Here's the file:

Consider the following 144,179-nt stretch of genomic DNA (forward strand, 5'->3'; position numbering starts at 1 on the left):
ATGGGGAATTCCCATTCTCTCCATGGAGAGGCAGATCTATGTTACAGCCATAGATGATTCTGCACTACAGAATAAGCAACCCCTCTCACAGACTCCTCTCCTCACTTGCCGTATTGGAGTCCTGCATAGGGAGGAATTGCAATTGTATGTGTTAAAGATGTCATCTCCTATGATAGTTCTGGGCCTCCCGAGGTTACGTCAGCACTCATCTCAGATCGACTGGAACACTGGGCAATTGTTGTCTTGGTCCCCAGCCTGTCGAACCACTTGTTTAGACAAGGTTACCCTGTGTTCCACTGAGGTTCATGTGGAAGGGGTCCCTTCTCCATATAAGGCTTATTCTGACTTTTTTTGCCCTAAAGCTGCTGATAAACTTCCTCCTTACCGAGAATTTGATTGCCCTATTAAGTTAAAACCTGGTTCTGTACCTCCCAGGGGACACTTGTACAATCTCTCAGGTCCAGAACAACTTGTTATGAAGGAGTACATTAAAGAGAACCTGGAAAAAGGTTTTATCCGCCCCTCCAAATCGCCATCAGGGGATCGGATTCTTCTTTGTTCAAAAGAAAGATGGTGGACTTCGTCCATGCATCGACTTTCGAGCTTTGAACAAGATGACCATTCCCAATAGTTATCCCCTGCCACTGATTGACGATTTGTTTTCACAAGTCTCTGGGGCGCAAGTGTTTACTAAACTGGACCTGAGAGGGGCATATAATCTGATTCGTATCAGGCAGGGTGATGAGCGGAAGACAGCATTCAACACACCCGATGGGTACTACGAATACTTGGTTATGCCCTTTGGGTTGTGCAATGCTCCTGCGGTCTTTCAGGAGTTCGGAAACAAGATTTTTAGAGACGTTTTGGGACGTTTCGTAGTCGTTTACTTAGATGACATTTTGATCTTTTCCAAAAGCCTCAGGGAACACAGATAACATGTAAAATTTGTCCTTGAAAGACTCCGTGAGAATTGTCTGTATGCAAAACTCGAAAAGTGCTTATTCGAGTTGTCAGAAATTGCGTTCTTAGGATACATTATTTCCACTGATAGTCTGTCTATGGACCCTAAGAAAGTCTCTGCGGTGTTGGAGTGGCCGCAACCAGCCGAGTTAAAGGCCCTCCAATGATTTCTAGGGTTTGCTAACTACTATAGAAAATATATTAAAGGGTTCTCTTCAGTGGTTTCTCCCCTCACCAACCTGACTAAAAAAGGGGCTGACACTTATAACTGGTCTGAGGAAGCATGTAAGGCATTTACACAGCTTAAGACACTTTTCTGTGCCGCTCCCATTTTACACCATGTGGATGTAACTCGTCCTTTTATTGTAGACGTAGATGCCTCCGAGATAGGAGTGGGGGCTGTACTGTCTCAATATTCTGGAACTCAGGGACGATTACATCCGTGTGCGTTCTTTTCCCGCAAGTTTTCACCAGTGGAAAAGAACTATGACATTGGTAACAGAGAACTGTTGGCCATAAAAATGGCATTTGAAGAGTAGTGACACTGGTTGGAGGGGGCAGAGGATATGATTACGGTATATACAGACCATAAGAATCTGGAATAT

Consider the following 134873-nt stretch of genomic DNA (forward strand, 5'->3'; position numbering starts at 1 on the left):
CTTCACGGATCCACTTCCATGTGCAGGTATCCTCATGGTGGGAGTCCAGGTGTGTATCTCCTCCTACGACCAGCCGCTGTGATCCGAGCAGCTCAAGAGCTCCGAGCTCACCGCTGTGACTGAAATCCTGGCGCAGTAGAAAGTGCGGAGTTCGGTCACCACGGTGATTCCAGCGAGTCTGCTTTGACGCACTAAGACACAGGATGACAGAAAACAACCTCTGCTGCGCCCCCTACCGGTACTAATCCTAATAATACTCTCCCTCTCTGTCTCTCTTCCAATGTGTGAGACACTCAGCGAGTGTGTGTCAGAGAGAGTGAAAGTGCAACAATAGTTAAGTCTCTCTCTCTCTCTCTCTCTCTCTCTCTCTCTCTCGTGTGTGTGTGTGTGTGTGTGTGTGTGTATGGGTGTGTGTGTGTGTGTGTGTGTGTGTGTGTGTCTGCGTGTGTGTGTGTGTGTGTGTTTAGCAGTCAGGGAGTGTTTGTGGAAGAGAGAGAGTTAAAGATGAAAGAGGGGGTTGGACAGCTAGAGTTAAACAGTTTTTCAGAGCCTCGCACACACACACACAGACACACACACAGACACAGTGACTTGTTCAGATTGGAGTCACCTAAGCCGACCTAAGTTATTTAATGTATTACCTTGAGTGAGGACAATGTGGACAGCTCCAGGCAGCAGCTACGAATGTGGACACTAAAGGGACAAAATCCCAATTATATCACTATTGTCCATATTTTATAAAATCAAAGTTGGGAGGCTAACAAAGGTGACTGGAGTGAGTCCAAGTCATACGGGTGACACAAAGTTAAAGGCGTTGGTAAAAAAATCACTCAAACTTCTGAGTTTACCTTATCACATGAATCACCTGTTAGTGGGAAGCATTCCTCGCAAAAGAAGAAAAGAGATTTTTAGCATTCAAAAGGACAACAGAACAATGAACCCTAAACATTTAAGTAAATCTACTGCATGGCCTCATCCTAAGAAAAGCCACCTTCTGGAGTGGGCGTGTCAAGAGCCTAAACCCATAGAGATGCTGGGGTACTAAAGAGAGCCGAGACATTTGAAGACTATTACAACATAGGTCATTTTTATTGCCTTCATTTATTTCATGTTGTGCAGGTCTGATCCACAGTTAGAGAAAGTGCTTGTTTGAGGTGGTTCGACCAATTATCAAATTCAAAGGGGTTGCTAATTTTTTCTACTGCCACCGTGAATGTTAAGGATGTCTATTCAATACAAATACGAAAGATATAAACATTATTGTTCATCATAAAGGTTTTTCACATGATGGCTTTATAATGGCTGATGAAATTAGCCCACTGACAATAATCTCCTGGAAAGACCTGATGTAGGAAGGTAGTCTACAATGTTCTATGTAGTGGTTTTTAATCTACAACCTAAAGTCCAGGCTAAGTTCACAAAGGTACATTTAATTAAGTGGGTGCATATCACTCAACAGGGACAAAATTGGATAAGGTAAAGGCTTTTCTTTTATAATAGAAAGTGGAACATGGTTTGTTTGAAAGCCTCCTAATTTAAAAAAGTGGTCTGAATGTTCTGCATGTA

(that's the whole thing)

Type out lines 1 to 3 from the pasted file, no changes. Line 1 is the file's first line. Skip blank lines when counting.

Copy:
Consider the following 144,179-nt stretch of genomic DNA (forward strand, 5'->3'; position numbering starts at 1 on the left):
ATGGGGAATTCCCATTCTCTCCATGGAGAGGCAGATCTATGTTACAGCCATAGATGATTCTGCACTACAGAATAAGCAACCCCTCTCACAGACTCCTCTCCTCACTTGCCGTATTGGAGTCCTGCATAGGGAGGAATTGCAATTGTATGTGTTAAAGATGTCATCTCCTATGATAGTTCTGGGCCTCCCGAGGTTACGTCAGCACTCATCTCAGATCGACTGGAACACTGGGCAATTGTTGTCTTGGTCCCCAGCCTGTCGAACCACTTGTTTAGACAAGGTTACCCTGTGTTCCACTGAGGTTCATGTGGAAGGGGTCCCTTCTCCATATAAGGCTTATTCTGACTTTTTTTGCCCTAAAGCTGCTGATAAACTTCCTCCTTACCGAGAATTTGATTGCCCTATTAAGTTAAAACCTGGTTCTGTACCTCCCAGGGGACACTTGTACAATCTCTCAGGTCCAGAACAACTTGTTATGAAGGAGTACATTAAAGAGAACCTGGAAAAAGGTTTTATCCGCCCCTCCAAATCGCCATCAGGGGATCGGATTCTTCTTTGTTCAAAAGAAAGATGGTGGACTTCGTCCATGCATCGACTTTCGAGCTTTGAACAAGATGACCATTCCCAATAGTTATCCCCTGCCACTGATTGACGATTTGTTTTCACAAGTCTCTGGGGCGCAAGTGTTTACTAAACTGGACCTGAGAGGGGCATATAATCTGATTCGTATCAGGCAGGGTGATGAGCGGAAGACAGCATTCAACACACCCGATGGGTACTACGAATACTTGGTTATGCCCTTTGGGTTGTGCAATGCTCCTGCGGTCTTTCAGGAGTTCGGAAACAAGATTTTTAGAGACGTTTTGGGACGTTTCGTAGTCGTTTACTTAGATGACATTTTGATCTTTTCCAAAAGCCTCAGGGAACACAGATAACATGTAAAATTTGTCCTTGAAAGACTCCGTGAGAATTGTCTGTATGCAAAACTCGAAAAGTGCTTATTCGAGTTGTCAGAAATTGCGTTCTTAGGATACATTATTTCCACTGATAGTCTGTCTATGGACCCTAAGAAAGTCTCTGCGGTGTTGGAGTGGCCGCAACCAGCCGAGTTAAAGGCCCTCCAATGATTTCTAGGGTTTGCTAACTACTATAGAAAATATATTAAAGGGTTCTCTTCAGTGGTTTCTCCCCTCACCAACCTGACTAAAAAAGGGGCTGACACTTATAACTGGTCTGAGGAAGCATGTAAGGCATTTACACAGCTTAAGACACTTTTCTGTGCCGCTCCCATTTTACACCATGTGGATGTAACTCGTCCTTTTATTGTAGACGTAGATGCCTCCGAGATAGGAGTGGGGGCTGTACTGTCTCAATATTCTGGAACTCAGGGACGATTACATCCGTGTGCGTTCTTTTCCCGCAAGTTTTCACCAGTGGAAAAGAACTATGACATTGGTAACAGAGAACTGTTGGCCATAAAAATGGCATTTGAAGAGTAGTGACACTGGTTGGAGGGGGCAGAGGATATGATTACGGTATATACAGACCATAAGAATCTGGAATAT

Consider the following 134873-nt stretch of genomic DNA (forward strand, 5'->3'; position numbering starts at 1 on the left):